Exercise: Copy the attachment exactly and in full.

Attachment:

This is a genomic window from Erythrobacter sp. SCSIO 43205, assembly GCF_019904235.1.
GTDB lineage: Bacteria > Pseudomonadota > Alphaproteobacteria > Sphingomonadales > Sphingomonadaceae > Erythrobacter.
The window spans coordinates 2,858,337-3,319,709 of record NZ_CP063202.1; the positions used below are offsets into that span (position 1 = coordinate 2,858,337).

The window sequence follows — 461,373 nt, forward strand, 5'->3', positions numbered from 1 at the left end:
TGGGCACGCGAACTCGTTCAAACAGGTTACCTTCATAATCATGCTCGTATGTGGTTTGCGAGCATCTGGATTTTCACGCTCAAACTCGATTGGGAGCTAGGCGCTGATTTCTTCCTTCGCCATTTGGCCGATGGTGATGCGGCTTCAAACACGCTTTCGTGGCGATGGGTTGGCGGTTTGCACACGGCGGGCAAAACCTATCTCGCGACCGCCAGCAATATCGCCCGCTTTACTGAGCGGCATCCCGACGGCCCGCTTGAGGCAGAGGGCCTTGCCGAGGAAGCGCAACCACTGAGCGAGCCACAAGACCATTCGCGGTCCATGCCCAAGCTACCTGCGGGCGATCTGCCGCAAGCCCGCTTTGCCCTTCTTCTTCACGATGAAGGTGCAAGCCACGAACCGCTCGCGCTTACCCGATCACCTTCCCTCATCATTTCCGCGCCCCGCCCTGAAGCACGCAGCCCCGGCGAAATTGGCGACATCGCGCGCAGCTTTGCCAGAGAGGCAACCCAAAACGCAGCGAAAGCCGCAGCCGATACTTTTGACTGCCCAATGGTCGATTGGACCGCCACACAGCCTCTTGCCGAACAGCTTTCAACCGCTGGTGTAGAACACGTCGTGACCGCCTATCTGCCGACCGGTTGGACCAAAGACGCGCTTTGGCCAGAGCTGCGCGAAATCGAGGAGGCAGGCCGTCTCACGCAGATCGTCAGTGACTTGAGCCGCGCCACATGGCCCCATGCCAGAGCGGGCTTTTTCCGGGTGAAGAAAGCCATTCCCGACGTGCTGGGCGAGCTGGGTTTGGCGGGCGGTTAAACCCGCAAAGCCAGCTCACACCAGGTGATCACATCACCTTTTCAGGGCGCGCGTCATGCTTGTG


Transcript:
This is a genomic window from Erythrobacter sp. SCSIO 43205, assembly GCF_019904235.1.
GTDB lineage: Bacteria > Pseudomonadota > Alphaproteobacteria > Sphingomonadales > Sphingomonadaceae > Erythrobacter.
The window spans coordinates 2,858,337-3,319,709 of record NZ_CP063202.1; the positions used below are offsets into that span (position 1 = coordinate 2,858,337).

The window sequence follows — 461,373 nt, forward strand, 5'->3', positions numbered from 1 at the left end:
TGGGCACGCGAACTCGTTCAAACAGGTTACCTTCATAATCATGCTCGTATGTGGTTTGCGAGCATCTGGATTTTCACGCTCAAACTCGATTGGGAGCTAGGCGCTGATTTCTTCCTTCGCCATTTGGCCGATGGTGATGCGGCTTCAAACACGCTTTCGTGGCGATGGGTTGGCGGTTTGCACACGGCGGGCAAAACCTATCTCGCGACCGCCAGCAATATCGCCCGCTTTACTGAGCGGCATCCCGACGGCCCGCTTGAGGCAGAGGGCCTTGCCGAGGAAGCGCAACCACTGAGCGAGCCACAAGACCATTCGCGGTCCATGCCCAAGCTACCTGCGGGCGATCTGCCGCAAGCCCGCTTTGCCCTTCTTCTTCACGATGAAGGTGCAAGCCACGAACCGCTCGCGCTTACCCGATCACCTTCCCTCATCATTTCCGCGCCCCGCCCTGAAGCACGCAGCCCCGGCGAAATTGGCGACATCGCGCGCAGCTTTGCCAGAGAGGCAACCCAAAACGCAGCGAAAGCCGCAGCCGATACTTTTGACTGCCCAATGGTCGATTGGACCGCCACACAGCCTCTTGCCGAACAGCTTTCAACCGCTGGTGTAGAACACGTCGTGACCGCCTATCTGCCGACCGGTTGGACCAAAGACGCGCTTTGGCCAGAGCTGCGCGAAATCGAGGAGGCAGGCCGTCTCACGCAGATCGTCAGTGACTTGAGCCGCGCCACATGGCCCCATGCCAGAGCGGGCTTTTTCCGGGTGAAGAAAGCCATTCCCGACGTGCTGGGCGAGCTGGGTTTGGCGGGCGGTTAAACCCGCAAAGCCAGCTCACACCAGGTGATCACATCACCTTTTCAGGGCGCGCGTCATGCTTGTG